According to All Things Digital, Google has acquired start-up demand-side platform (DSP) Invite Media for $70 million.
It’s no surprise to see Google buy a DSP, as it was one of the few links in the online display advertising value chain in which Google didn’t already have a dominant presence (the other would be supply-side yield optimizers, which have had strained relationships with Google). But it does rekindle the issue of whether an entity such as Google, which happens to be the largest seller of online advertising, can continue to provide both media and the platforms for trading media in a neutral way.
Google now counts among its display ad assets the dominant buy-side ad server (DFA), the dominant ad exchange (AdX), and the dominant sell-side ad server (DFP). Threading these together is the ubiquitous DoubleClick cookie, which, with the inclusion of the vast AdSense network, is evolving into a kind of Rosetta Stone for user data in the display targeting world. As tactics like Real-Time Bidding (RTB) become more prevalent, Google is now well positioned to parlay its search success to drain the clutter out of the display advertising ecosystem and permanently lay to rest the “one trick pony” charge.
But the issue of neutrality won’t go away. As noted by Allthingsd, Invite counts among its clients Vivaki, one of the largest digital ad buyers, which must maintain its ability to buy ads from Google’s competitors on an equal footing with Google. As Google seeks advantage by integrating Invite with DFA and AdX in subtle and attractive ways, pressure for neutral solutions will build, and Google’s competitors are likely to start to find sympathetic ears among anti-trust regulators for whom the analogy of a bulge-bracket brokerage house owning a major stock exchange and the trading systems it supports won’t seem like too much of a stretch. And privacy is already on the minds of politicians who are likely to see the ubiquity of Google’s cookie-based targeting technologies as a target of opportunity themselves.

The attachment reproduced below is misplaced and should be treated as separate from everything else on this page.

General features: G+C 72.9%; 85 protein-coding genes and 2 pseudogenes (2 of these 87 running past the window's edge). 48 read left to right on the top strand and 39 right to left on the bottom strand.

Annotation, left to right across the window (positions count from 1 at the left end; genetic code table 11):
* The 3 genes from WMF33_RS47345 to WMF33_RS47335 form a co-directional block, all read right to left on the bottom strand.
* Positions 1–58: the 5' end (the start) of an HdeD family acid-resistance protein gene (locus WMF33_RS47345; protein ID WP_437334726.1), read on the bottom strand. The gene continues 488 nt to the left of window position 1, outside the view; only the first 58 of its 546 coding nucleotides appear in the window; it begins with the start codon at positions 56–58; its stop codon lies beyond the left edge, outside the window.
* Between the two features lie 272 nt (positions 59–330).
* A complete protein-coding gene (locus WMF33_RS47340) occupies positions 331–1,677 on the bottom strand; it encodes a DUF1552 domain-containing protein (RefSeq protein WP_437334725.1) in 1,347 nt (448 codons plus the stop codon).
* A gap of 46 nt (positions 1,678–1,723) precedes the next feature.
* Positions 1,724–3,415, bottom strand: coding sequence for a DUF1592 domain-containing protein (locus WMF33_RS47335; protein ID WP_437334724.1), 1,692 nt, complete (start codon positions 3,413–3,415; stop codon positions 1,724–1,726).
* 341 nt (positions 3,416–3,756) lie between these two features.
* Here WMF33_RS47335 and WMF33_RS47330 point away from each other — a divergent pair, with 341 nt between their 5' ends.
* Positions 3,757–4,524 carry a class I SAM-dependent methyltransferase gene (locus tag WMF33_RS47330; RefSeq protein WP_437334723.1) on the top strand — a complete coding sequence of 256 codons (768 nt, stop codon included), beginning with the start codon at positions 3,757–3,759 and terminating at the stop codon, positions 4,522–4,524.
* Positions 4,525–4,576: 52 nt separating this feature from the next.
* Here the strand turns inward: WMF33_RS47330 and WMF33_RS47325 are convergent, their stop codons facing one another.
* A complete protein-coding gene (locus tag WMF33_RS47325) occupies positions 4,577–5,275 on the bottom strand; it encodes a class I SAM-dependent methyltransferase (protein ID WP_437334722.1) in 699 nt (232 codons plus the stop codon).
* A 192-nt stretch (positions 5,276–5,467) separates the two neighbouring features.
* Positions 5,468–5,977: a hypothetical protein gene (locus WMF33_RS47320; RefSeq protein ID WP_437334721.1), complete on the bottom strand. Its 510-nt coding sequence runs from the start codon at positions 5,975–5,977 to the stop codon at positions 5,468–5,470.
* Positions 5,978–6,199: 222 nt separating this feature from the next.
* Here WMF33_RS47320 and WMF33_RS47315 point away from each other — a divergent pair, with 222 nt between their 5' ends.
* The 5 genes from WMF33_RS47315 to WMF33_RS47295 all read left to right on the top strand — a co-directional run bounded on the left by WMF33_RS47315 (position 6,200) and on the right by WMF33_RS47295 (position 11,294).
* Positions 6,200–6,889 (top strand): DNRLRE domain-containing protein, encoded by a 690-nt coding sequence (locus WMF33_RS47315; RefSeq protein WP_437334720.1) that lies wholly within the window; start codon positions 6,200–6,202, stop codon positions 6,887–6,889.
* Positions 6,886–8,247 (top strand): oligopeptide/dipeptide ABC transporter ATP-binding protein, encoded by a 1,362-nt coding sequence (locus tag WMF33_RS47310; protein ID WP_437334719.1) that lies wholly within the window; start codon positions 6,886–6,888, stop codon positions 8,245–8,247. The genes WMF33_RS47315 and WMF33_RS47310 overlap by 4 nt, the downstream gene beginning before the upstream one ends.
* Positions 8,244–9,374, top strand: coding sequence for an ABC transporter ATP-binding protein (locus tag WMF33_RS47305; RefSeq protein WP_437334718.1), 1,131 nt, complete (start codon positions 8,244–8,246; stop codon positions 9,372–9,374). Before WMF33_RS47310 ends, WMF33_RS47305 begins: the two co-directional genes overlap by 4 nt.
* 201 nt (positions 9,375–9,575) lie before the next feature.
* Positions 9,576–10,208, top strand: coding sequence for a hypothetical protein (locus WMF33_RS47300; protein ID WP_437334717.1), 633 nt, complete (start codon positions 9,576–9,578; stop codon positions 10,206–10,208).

Media agencies, nostalgic for the 15% commission days of yore, are already looking at Google’s 32% “commission” on AdSense ads with envy and contempt. (Although Apple iAds’ 40% may make this look like a bargain.) And publishers…well, we don’t need to go there. Suffice it to say that the path to seamless integration for Google across its chain of display assets is full of hazards. But then again, in the pursuit of ad businesses, they haven’t tripped up yet, and I wouldn’t bet against them. But a strategic spin-off of AdX – down the road, once all the tools integration is complete and mobile and TV have been added to the mix – may yet produce the ultimate winning end-game.